When all the birds have had their time outside it's time for dinner. Just like children they all want something different and they all want it now. So it's more washing and peeling, and grinding and chopping. There's fresh fruits and vegetables, some beans and legumes, some peanuts for some and walnuts too. Some want theirs with rice and some would rather have pasta.

When dinner is over and they have eaten their fill it's back to their cages for some quiet time while I attempt to clean up the mess made today. One by one each of the birds wanders out to see what I am doing. This is the time I try to spend a few minutes with each bird separately, to reinforce our bond, and to let every bird know that they are special to me.

Next on the agenda is cleaning the cages. The old paper comes out and new goes in. The food dishes are washed and fresh water is put in their bottles. The cages get a quick wipe down every day and a thorough cleaning weekly.

It's getting late and almost time for bed. I hide a treat in a paper sack under a toy in each cage. The birds really enjoy searching for their treat. It's like the foraging they would do if still in the wild. Like most children some take themselves off to bed, some want to be carried, and one always wants to stay up, "Just a little longer please." When all the flying and fussing is through they all want their goodnight kisses. "Night night", I say as I turn off the light. As I'm closing the door I hear some bird saying "night night" to me too.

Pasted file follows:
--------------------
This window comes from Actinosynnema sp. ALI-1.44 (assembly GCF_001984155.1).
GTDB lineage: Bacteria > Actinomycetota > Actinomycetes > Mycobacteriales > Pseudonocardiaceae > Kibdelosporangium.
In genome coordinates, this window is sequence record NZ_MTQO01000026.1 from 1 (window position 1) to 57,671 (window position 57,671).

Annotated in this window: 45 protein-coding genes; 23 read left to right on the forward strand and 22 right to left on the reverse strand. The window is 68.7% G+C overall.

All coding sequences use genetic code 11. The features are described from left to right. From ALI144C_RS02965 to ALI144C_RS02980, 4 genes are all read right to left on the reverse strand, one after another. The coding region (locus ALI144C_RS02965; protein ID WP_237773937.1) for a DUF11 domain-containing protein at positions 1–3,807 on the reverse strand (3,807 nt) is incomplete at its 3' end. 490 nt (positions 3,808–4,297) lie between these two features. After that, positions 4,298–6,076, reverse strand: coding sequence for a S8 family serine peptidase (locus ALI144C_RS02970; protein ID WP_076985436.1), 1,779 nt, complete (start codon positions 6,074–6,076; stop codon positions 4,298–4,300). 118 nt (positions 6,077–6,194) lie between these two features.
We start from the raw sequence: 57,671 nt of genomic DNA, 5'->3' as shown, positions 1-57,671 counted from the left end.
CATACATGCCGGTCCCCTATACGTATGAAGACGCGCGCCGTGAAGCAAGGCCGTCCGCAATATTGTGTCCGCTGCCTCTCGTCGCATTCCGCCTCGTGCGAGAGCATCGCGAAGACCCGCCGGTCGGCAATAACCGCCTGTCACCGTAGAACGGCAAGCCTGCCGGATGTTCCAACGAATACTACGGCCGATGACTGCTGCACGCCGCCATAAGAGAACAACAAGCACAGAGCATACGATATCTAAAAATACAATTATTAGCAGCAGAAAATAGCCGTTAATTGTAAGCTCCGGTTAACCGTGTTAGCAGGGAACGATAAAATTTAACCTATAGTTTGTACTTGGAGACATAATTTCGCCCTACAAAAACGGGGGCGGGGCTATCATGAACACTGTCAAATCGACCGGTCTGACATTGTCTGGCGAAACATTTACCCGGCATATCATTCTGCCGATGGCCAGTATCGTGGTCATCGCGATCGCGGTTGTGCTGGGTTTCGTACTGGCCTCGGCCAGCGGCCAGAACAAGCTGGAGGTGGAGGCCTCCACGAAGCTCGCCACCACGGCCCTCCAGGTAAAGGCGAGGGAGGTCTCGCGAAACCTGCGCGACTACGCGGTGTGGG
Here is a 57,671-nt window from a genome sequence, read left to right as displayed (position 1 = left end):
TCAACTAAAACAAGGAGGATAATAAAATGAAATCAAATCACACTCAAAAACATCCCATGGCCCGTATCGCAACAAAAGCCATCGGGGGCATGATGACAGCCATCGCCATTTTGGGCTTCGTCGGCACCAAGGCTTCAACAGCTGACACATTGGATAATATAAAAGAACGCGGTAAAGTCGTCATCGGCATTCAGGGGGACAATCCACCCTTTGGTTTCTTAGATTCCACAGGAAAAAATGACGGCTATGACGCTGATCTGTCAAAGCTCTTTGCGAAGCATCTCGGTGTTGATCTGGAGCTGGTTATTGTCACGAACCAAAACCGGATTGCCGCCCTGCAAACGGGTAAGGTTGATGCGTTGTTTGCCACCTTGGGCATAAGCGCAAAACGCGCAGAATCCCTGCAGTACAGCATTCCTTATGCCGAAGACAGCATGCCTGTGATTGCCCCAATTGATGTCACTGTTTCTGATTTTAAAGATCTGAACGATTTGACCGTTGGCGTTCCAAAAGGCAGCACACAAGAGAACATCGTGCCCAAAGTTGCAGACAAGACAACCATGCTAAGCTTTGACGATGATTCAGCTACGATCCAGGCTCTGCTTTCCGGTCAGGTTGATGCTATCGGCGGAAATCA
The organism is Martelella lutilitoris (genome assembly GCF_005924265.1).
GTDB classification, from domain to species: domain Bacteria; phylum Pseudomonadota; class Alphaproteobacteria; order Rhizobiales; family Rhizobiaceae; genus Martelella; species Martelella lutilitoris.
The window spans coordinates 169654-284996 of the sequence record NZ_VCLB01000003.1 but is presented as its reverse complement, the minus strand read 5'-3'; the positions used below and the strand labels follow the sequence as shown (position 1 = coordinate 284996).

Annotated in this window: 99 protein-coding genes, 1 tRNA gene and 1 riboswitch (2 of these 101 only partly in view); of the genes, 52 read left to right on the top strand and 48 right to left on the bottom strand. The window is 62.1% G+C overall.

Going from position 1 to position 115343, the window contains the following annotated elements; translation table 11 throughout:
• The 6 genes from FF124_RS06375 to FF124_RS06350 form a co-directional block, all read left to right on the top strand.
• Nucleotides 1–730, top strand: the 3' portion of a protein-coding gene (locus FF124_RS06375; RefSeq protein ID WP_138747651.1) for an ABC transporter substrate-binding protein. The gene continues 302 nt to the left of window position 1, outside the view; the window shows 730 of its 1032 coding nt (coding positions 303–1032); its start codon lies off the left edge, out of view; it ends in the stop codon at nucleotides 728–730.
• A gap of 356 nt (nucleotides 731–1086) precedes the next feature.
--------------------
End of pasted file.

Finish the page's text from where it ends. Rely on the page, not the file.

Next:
Well, after spending a day with me and my feathered kids can you see how parronting a parrot is much the same as parenting a child?

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"Christmas" in April
at Mountain Spirits Bird Rescue

By Stacey Baker

When I first joined PTA, I read that sometimes, Angels got to make deliveries. I never really thought that "I" would be one of the Angels making a delivery! When Lynn asked me how I felt about making a delivery, I was pretty excited, but didn't really know what to expect. I was very fortunate to have another "Angel", Diane, and my two smaller "Angels" Joel and Sammi to help make the delivery.

We arrived and Charlie and his wife, Sue (the folks who run the rescue), along with several members of their bird club, were there to greet us. As each package was opened, so many comments were heard! Every person who was opening a package looked at the label to see which state it was from. They could not believe how far apart we "Angels" are spread out! They also could not believe the quality of the toys that were sent.

There were so many presents, it DID feel like Christmas, and we got to be the "Angel Elves". But, there was something else...we didn't realize WE'D be receiving a gift that day too.

Our gift was not a monetary gift, nor was it a package tied up with a pretty bow. Our gift was being a part of Parrot Toy Angels, representing the organization by doing an Angel delivery. It was a gift, because it made us feel just like a gift makes you feel...thankful, happy, amazed, and it even brought a few tears to my eyes. Watching each person's face when they opened a package, was a true gift. To see the smiles, and hear the laughter warmed our hearts, to say the least. For a group of "Angels" to be so far apart, it surely felt like we were all in the same room that day! I am still in awe of everyone's creativity and generosity. I am so proud to say that I am an member of this group!